8. by   sandnnw
    I too still am enamored with my Pad.

    Only concern is the weight with extended use. Kinda painful if I'm reading a lot and I have to position myself in the recliner to just simply rest my hands. There are several cases that help and don't add too much weight. I prefer the portfolio/flip type cases, color/style abound.

    I own the original iPad and the speed/battery are still quite acceptable. I am curious how apple intends to improve on the third model, weight must surely be considered as my wife's iPad 2 did not add much when I compare side by side, daily use.

    I find myself rarely using my iMac or wife's MBP, again, rarely. There simply is no reason as I do not print that much. I have a iPhone as well and still prefer using the Pad.

    I have not used the Kindle nor Nook products. Have quickly looked at a Nook, seems pretty svelte to me, but not being integrated with my other Apple products/software limits use for me personally.

    If I had to buy a gift for a friend, I'd probably look at a Fire or Nook. The price cannot be beat. For a stronger upgrade, the Galaxy products seem to be the top choice from what I have seen/read. Were I not a Mac head, the Galaxy 7" would be most appealing.

    For healthcare folks, the iPad software choices cannot be beat. I rarely pick up my large text books anymore! Never a PDR.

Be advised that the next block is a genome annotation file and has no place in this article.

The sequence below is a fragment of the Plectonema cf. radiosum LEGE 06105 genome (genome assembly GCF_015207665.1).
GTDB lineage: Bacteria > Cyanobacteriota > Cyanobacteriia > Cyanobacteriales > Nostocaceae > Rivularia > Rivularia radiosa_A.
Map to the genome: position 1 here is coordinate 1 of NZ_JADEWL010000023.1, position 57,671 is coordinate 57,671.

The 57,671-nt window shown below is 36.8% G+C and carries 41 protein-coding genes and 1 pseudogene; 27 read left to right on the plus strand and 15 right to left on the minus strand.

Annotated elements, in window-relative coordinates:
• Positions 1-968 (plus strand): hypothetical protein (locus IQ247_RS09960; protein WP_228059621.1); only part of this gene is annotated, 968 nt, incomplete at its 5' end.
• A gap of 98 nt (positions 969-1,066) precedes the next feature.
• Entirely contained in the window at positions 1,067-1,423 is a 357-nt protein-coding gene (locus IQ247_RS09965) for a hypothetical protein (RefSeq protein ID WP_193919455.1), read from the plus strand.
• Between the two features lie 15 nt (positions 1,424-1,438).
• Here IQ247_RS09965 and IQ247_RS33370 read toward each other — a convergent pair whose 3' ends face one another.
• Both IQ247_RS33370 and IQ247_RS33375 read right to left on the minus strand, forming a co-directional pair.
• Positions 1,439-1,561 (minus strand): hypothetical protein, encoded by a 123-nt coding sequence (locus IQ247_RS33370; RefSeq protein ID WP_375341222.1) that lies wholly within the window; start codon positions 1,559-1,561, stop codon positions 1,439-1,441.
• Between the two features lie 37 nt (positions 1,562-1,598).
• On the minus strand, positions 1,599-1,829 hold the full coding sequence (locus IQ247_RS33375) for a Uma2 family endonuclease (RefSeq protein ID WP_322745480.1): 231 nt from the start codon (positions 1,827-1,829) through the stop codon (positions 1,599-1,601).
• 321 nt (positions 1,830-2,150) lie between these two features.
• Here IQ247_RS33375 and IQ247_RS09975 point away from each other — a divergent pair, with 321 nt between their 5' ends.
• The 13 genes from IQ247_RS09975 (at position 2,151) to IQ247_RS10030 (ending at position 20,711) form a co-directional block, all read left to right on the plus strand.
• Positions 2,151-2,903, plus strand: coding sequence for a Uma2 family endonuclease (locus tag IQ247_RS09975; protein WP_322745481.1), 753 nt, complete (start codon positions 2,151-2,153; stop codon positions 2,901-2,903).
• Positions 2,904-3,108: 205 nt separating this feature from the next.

My $0.02, Regards.
  9. by   jahra
    Thanks for the info on IPads. I have been scoping out the choices
    and have also been looking at Asus Eee pad Transformer, but it uses the
    Android OS.

    I am enjoying the discussion on how you use your IPad for school or work,
    the technology is awesome. Sandnww, love the comment how you rarely
    pick up large textbooks anymore! Love that concept!
  10. by   adnrnstudent
    No Flash, no iPad for me.
  11. by   jsdoty
    Great topic! I actually have a Toshiba Thrive (Android Honeycomb OS) and I use it for all my reference and text books. Works great! I downloaded the Amazon Kindle App for free from the Android Market and was able to get my Davis' Drug Guide, IV Infusion Guide and others. I don't have any complaints so far. It's nice since I don't need an internet connection to use the Kindle App. The Toshiba is a little heavier than other tablets however that's due to all the ports it has. (The only tablet with a removable battery, mini and regular USB ports, full size SD card slot and HDMI port). I highly recommend it!
  12. by   PedsHopeful
    Quote from CraigB-RN

    The combination of the iPhone and the iPad work for me. I would like a 7" platform. something in between the iPhone and the iPad.
    I just made a post about the Kindle Fire, you might want to check it out.
  13. by   Ldial1
    Quote from adnrnstudent
    No Flash, no iPad for me.
    Just saw this article on flash player... It might change your mind about that.

    Adobe confirmed that it will no longer be developing mobile Flash, saying that HTML5 is the "best solution for creating and deploying content in the browser across mobile platforms." It's a major turning point for mobile dynamic content and video delivery, but it's a step that will specifically affect Apple products and Apple users in unique ways. Here's how.